Monthly Archives: November, 2013

Meningitis Outbreak at Princeton University

I am a staunch proponent of vaccines and vaccinations, normally. When I learned of the meningitis outbreak at Princeton University I reacted positively to the report that they were offering vaccinations for an outbreak of meningitis. My graduate work involved the epidemiology and treatment of meningitis. Given my(admittedly dated)knowledge of meningitis the news details gave me cause for concern. So I took a long hard look at what is known about this outbreak and what are the plans. I begrudgingly have to say that I wouldn’t recommend this particular vaccination plan for the meningitis outbreak. In my opinion Princeton is trying to mollify students and possibly parents, not practicing good medicine. This plan may have a disastrous outcome for both the future of the vaccine, and the students of Princeton university.

I am not advocating in any way that approved vaccines are a problem, or useless. Vaccines are always a small risk and a large benefit. In my opinion, this plan fails to be effective with this vaccine because of incomplete data and the epidemiological specifics of this disease. The plan has the flavor of a feel good move, not a proper public health initiative. Realistically it will be offered to provide anxious students with a anxiety reducer. It will not be an effective epidemic treatment as outlined and it may actually have a negative effect on the situation. To explain I will have to do a short layman’s meningitis primer and a review of this situation’s specifics.

Meningitis is actually a description of disease not truly a single “Disease agent”. Meningitis is caused by many organisms. For this discussion I will use the term Meningitis to mean an infection of the meninges by the organism found in the Princeton University cases Neisseria meningitidis (meningococcus).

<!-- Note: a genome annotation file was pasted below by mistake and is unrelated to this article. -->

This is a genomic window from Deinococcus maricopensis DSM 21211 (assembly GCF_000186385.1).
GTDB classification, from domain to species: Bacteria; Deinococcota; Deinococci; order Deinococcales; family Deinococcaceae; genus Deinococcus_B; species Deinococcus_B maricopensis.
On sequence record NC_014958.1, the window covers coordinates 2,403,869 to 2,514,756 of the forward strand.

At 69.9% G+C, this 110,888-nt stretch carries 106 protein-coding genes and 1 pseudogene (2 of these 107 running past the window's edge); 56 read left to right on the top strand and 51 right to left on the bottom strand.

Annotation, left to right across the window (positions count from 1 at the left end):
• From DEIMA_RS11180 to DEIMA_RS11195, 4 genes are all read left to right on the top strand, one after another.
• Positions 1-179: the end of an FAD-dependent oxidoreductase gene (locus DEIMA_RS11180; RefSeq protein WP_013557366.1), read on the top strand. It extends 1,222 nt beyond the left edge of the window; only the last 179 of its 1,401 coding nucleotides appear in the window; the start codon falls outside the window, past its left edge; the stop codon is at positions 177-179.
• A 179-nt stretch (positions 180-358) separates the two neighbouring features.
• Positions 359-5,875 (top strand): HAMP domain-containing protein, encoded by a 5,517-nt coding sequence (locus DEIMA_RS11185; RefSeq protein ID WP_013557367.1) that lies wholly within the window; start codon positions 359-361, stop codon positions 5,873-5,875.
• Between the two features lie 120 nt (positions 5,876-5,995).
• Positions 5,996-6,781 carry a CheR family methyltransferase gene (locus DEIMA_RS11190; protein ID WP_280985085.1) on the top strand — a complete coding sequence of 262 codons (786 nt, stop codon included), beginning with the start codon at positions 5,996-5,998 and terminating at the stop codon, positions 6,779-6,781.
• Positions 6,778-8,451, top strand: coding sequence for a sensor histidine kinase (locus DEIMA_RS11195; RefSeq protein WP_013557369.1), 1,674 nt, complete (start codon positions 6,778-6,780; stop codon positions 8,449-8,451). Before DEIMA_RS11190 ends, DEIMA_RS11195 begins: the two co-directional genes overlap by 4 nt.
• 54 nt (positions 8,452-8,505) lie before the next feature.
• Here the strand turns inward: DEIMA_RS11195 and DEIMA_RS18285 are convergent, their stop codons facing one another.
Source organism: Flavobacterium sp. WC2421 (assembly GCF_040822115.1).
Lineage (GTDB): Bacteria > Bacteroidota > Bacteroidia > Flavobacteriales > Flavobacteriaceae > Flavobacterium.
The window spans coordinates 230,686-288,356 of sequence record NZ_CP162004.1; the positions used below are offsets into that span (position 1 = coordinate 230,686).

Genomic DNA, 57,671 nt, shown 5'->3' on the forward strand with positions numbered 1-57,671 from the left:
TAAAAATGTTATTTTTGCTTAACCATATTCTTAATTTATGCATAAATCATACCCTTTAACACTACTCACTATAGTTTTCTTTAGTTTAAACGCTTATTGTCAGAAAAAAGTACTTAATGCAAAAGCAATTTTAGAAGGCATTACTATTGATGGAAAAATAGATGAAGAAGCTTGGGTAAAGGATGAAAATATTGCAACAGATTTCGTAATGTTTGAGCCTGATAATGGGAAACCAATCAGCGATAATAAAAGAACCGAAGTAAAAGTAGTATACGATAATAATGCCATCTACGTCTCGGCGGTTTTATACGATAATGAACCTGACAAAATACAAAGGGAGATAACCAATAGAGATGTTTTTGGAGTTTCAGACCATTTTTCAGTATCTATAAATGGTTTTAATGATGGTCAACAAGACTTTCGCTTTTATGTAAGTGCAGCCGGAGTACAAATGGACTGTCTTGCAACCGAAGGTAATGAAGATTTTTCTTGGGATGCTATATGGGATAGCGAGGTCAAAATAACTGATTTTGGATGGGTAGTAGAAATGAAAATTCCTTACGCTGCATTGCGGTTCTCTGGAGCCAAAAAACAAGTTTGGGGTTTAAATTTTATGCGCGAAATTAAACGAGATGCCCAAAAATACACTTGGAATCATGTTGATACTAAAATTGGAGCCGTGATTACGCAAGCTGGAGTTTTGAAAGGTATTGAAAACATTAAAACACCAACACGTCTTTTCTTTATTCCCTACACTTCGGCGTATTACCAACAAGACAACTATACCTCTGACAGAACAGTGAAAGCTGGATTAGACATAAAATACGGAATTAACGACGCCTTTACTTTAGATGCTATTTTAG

Meningitis is dangerous, it has a 10% mortality rate, and even among survivors there can be permanent disabilities. Brain damage, loss of limbs, kidney damage, major organ failure to name a few. Antibiotics can treat the infection but it is often not effective in preventing the complications. The organism infects a protected section of your body, and by the time you begin experiencing symptoms the disease is advanced. It progresses rapidly and can be fatal in as little as 24-72 hours from onset of first symptoms. The organism has an endotoxin that can be released on mass when antibiotics are introduced causing a cascading inflammatory reaction. The disease and what makes it lethal is actually far more complicated than I have the time to review here. It affects healthy and infirmed alike, yet the lethal illness is usually in the young and healthy. Meningococcus is spread through the exchange of saliva and other respiratory secretions during activities like coughing, sneezing, kissing, and in small children chewing on toys. It infects the host cell by sticking to it using Trimeric Autotransporter Adhesins (TAA). Though it initially produces general symptoms like fatigue, it can rapidly progress from fever, headache and neck stiffness to coma and death. There are different “Strains”, A, B, C, W135, X, and Y. All can be spread easily, yet A seems to be the most contagious. In the Princeton cases the B strain is involved. That is unusual in the U.S. B strain is commonly a European strain, A is in the middle east(so called meningitis belt). A, C strain predominates in US, with a disproportionate number of Y strain involved in college dormitory outbreaks.